The case for intrinsic theory IV: An argument from how conscious mental-occurrence instances seem
David Bourget (Western Ontario)
David Chalmers (ANU, NYU)
Rafael De Clercq
Jack Alan Reynolds
Learn more about PhilPapers
Journal of Mind and Behavior 20 (3):257-276 (1999)
More consistently than Aron Gurwitsch, whose intrinsic account of consciousness4 was the topic of the previous two articles of the present series, David Woodruff Smith maintains that, within any objectivating act that is its object, inner awareness is inextricably interwoven with the outer awareness that is involved in the act. I begin here an examination of arguments Woodruff Smith proffers pro an understanding of inner awareness as intrinsic. However, in the present article, I give attention only to one of his arguments, and my discussion focuses largely on how David M. Rosenthal, who holds instead that inner awareness is accomplished by a separate mental-occurrence instance, has interpreted the empirical evidence that Woodruff Smith cites. Woodruff Smith considers how a conscious4 mental-occurrence instance seems to its owner to be empirical evidence that lends support to intrinsic theory of inner awareness. When one introspects a mental-occurrence instance, one finds a single unified experience, not two of them as Rosenthal proposes. Rosenthal accepts this firsthand evidence as tending to support intrinsic theory, but tries to explain the appearances away, mentioning G.E. Moore's description of consciousness as "transparent."
|Keywords||Consciousness Intrinsic Metaphysics Science Rosenthal, D|
|Categories||categorize this paper)|
Setup an account with your affiliations in order to access resources via your University's proxy server
Configure custom proxy (use this if your affiliation does not provide a proxy)
|Through your library|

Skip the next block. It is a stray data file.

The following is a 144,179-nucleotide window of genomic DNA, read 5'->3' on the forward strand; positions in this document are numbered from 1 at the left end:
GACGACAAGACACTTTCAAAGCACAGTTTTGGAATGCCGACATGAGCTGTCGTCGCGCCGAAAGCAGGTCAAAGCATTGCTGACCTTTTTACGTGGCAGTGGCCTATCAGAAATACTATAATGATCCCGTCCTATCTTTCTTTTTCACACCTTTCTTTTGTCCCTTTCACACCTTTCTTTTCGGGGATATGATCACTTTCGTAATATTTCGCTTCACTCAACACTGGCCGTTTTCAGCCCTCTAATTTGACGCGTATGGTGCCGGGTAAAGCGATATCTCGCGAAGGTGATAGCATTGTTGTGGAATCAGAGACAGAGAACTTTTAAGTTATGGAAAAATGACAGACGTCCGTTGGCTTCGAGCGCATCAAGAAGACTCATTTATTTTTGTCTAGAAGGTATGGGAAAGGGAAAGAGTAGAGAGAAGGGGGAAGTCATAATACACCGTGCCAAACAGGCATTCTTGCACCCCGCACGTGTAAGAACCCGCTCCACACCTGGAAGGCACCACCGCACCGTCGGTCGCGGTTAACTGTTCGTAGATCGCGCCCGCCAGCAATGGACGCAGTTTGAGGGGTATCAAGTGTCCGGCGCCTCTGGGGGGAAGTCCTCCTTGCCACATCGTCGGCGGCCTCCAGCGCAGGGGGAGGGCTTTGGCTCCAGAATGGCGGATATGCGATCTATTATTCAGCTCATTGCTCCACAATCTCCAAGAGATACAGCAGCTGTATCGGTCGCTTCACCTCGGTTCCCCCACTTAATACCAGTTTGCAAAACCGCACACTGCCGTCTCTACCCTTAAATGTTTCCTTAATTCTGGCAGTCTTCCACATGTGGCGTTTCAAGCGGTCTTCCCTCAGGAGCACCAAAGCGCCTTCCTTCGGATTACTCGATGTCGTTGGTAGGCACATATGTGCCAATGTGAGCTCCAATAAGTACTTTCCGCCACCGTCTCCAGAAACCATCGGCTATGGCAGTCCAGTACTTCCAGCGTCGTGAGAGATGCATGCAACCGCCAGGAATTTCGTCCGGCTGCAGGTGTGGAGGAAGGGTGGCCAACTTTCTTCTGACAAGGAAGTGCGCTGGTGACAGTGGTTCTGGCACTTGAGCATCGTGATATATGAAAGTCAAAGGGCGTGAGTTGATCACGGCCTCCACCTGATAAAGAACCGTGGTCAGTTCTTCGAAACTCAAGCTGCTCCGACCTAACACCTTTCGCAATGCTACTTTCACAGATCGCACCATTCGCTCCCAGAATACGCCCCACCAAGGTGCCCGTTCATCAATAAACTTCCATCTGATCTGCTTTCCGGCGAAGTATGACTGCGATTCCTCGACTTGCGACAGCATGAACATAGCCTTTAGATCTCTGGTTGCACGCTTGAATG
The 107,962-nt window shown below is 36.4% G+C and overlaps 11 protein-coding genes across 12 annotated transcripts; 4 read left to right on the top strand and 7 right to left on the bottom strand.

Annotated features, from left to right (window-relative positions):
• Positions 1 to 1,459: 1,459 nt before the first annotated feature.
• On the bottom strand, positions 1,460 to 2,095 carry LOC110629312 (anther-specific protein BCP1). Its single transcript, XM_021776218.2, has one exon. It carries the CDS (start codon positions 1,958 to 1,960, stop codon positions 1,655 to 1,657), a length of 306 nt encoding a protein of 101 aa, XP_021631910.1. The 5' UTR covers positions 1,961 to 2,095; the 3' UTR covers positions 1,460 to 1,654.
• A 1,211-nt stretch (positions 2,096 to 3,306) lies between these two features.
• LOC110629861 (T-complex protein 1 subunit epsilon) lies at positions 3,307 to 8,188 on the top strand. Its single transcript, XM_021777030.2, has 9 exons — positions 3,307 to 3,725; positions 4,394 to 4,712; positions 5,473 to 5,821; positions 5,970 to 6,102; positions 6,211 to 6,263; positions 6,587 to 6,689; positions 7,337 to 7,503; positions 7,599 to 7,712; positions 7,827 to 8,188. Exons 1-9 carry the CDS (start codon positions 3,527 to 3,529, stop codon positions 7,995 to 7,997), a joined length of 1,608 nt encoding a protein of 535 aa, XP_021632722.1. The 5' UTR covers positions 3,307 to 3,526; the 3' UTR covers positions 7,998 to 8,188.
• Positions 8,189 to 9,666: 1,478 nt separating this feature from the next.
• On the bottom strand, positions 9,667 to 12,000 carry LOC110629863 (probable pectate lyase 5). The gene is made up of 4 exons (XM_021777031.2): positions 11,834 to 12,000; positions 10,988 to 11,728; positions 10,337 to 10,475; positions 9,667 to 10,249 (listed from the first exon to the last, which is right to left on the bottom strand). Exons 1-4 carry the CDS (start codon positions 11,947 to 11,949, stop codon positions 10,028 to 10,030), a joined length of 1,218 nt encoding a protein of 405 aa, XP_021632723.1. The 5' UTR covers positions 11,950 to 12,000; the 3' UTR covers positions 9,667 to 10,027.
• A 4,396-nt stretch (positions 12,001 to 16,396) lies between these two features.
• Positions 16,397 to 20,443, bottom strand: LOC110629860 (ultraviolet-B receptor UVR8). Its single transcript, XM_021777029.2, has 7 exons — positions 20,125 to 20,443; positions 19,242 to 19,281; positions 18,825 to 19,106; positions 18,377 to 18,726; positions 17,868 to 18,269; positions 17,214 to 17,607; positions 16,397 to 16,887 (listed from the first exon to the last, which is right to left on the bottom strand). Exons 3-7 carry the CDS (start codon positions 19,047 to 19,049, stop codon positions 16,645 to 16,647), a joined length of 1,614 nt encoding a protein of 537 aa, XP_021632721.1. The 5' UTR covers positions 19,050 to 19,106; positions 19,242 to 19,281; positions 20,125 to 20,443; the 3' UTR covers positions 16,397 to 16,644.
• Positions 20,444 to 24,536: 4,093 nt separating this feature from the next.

References found in this work BETA
No references found.
Citations of this work BETA
Uriah Kriegel (2005). Naturalizing Subjective Character. Philosophy and Phenomenological Research 71 (1):23-57.
Similar books and articles
Thomas Natsoulas (2004). The Case for Intrinsic Theory IX . Further Discussion of an Equivocal Remembrance Account. Journal of Mind and Behavior 25 (1):7-32.
Thomas Natsoulas (1996). The Case for Intrinsic Theory: I. An Introduction. Journal of Mind and Behavior 17 (3):267-286.
Thomas Natsoulas (1998). The Case for Intrinsic Theory: III. Intrinsic Inner Awareness and the Problem of Straightforward Objectivation. Journal of Mind and Behavior 19 (1):1-19.
David M. Rosenthal (1997). A Theory of Consciousness. In Ned Block, Owen J. Flanagan & Guven Guzeldere (eds.), The Nature of Consciousness. Mit Press.
Thomas Natsoulas (1993). Consciousness(4): Varieties of Intrinsic Theory. Journal of Mind and Behavior 14 (2):107-32.
Thomas Natsoulas (1996). The Case for Intrinsic Theory: II. An Examination of a Conception of Consciousness 'Subscript 4' as Intrinsic, Necessary, and Concomitant. Journal of Mind and Behavior 17 (4):369-390.
Thomas Natsoulas (2001). The Case for Intrinsic Theory V: Some Arguments From James's Varieties. Journal of Mind and Behavior 22 (1):41-67.
Uriah Kriegel (2003). Intrinsic Theory and the Content of Inner Awareness. Journal of Mind and Behavior 24 (2):169-196.
Thomas Natsoulas (2004). The Case for Intrinsic Theory XI: A Disagreement Regarding the Kind of Feature Inner Awareness Is. Journal of Mind and Behavior 25 (3):187-211.
David M. Rosenthal (1993). Higher-Order Thoughts and the Appendage Theory of Consciousness. Philosophical Psychology 6 (2):155-66.
Sorry, there are not enough data points to plot this chart.
Added to index2009-01-28
Recent downloads (6 months)0
How can I increase my downloads?